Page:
ASP.NET Validation Controls. Friend or Foe?

This comes up on the message boards quite frequently.  The question normally starts out as, “How do I _________ with the _____ validation control?”  Or, if they are really looking for a solution rather than an implementation, they’ll ask how to do it with the validation controls instead of one specific control.

Then somewhere in the course of the thread someone will say something like, “it’s situations like that that have caused me to not use the validation controls…”  Most recently, it was an MVP who seems to be everywhere.  But, an answer like this makes me question every answer he’s likely to give on the forum.

Are there some situations that are more difficult than others?  Yes.  Should we not use them at all because of those situations?  Well, let’s do a cost benefit analysis:

Using validation controls gives us:

  • Client side AND server side validation by writing minimum code
  • Allows us to assign a validation to a specific control
  • Allows us to group validations and controls so that only specific validations fire for specific regions of the screen.
  • Gives us multiple, but consistent, ways of reporting the validation error back to the user.
  • I don’t have to learn javascript if I don’t want to.
  • Provides a custom validation control for the odd ball case which conforms to how the other validation controls work so that all we have to do is write the validation but displaying the error message, firing the validation, etc is left to the framework.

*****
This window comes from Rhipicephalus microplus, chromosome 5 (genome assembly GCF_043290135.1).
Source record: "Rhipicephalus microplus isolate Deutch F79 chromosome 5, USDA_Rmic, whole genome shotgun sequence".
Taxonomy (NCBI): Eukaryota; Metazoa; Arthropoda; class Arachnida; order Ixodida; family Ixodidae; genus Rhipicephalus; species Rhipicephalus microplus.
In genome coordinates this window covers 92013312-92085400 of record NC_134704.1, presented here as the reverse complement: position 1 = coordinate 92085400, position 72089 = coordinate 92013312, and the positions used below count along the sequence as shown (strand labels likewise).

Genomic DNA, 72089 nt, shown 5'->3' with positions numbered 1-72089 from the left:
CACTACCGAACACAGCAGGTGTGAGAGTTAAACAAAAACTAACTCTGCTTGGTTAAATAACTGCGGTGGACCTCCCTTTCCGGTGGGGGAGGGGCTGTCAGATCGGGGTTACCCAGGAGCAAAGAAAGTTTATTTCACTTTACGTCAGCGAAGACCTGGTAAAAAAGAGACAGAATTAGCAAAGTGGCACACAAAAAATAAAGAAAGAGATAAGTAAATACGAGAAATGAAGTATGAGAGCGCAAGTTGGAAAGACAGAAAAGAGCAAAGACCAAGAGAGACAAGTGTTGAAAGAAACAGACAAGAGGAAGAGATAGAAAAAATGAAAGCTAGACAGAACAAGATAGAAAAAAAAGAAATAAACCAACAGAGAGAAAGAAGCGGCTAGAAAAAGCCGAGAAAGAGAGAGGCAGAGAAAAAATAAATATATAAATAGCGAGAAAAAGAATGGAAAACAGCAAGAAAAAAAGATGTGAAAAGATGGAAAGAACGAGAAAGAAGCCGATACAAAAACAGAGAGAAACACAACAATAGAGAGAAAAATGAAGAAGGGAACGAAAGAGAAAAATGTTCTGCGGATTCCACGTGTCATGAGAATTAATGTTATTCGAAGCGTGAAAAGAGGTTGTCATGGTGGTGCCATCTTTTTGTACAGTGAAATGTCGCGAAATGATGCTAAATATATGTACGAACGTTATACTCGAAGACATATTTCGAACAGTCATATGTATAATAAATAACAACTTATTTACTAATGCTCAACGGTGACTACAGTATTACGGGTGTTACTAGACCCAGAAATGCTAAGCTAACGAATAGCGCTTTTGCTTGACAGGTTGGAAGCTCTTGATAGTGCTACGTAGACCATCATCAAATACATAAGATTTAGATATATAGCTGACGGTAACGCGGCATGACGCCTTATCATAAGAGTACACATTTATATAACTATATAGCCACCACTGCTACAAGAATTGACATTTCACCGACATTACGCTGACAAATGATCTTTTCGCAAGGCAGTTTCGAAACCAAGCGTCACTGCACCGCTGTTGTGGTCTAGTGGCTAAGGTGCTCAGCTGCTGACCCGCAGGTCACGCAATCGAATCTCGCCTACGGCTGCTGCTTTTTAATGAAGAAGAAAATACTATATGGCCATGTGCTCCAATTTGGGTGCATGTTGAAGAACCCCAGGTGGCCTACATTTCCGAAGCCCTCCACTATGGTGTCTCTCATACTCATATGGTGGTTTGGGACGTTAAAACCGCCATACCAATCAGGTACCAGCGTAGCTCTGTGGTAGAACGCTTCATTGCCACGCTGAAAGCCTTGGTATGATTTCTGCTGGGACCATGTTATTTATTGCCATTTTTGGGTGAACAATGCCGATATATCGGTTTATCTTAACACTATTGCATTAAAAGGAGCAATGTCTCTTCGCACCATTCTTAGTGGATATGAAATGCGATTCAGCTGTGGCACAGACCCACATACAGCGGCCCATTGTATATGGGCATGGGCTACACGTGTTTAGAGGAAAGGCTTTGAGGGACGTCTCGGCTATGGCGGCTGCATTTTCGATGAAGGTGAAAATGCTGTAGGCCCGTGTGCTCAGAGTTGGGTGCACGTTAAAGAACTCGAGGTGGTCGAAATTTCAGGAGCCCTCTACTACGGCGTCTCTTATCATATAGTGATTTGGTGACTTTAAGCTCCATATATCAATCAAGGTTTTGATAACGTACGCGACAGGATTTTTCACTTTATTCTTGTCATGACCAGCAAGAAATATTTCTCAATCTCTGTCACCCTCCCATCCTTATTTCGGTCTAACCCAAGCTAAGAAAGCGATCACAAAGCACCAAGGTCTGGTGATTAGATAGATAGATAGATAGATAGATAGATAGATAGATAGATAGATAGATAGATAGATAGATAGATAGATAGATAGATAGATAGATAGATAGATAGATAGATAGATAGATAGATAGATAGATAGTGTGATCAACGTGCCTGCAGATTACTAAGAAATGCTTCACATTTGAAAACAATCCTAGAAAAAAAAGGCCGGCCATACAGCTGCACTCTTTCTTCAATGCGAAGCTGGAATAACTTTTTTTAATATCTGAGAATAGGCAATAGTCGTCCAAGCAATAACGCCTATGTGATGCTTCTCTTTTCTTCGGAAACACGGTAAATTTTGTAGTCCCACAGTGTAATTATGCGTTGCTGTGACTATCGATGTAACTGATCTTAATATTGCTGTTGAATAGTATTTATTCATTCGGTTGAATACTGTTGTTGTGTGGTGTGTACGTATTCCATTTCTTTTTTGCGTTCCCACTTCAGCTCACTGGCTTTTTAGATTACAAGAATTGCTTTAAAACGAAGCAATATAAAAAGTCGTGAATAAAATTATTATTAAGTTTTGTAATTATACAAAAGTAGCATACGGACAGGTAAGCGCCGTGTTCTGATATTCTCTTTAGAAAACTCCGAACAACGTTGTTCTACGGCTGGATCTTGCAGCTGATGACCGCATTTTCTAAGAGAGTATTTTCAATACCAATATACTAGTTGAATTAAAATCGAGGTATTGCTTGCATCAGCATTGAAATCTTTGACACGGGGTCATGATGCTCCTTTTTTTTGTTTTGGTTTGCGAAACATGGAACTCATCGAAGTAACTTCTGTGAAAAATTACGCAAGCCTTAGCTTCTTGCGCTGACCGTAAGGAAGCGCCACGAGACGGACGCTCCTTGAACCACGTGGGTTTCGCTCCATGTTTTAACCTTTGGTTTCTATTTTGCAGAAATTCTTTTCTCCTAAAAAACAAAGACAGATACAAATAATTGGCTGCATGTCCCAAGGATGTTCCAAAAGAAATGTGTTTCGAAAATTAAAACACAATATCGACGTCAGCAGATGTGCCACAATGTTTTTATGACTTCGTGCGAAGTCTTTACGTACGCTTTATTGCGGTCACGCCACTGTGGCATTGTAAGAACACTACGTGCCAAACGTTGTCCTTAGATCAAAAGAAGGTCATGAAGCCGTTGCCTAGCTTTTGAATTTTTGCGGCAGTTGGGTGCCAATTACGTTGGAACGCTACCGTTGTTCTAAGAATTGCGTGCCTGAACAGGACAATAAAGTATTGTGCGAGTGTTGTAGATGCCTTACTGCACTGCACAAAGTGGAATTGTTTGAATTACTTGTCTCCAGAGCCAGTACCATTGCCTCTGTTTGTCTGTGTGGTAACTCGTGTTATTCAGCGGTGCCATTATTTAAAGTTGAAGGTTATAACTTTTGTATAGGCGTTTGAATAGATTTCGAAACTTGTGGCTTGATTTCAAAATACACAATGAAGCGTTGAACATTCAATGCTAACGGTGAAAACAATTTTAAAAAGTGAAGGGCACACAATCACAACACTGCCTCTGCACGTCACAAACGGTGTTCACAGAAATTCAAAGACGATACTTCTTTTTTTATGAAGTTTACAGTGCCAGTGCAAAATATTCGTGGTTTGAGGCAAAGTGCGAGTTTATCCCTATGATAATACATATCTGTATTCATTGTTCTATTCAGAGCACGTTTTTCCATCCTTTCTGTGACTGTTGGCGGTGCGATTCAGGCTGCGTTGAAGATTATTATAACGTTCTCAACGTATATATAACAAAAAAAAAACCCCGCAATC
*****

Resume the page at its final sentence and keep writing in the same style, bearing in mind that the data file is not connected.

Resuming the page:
• I might have to have multiple validations and multiple controls on the screen that do essentially the same thing because any specific control or validation can only belong to one validation group.

So far it looks like using validation controls would be much faster. 

Not using validation controls:

  • I’m stuck writing validations by hand myself or using some other framework (one I probably wrote myself and therefore isn’t tested as well)
  • I have to write code to display the error on the screen.
  • I have to make sure I’m consistent in how I display the error from one screen to another.  This is particularly problematic when you are working with multiple developers.
  • All of the developers in my organization have to know javascript AND
  • I can code validations any way I want.
  • I might get greater code re-use.

Sorry, I’m not seeing a big advantage here.  In fact, I’ve been coding ASP.NET applications and teaching others to use ASP.NET since beta 1 of version 1.0.  I’ve yet to see a situation where the validation controls wouldn’t work or where anyone could argue that they were not the appropriate solution.  This is especially true now that we have the ability to group the controls and validations.

So, here’s the challenge.

Anyone that has a situation they think will not work using the existing set of validation controls is welcome to post a comment with their specific situation.  Maybe someone can change my mind. Tags: ,

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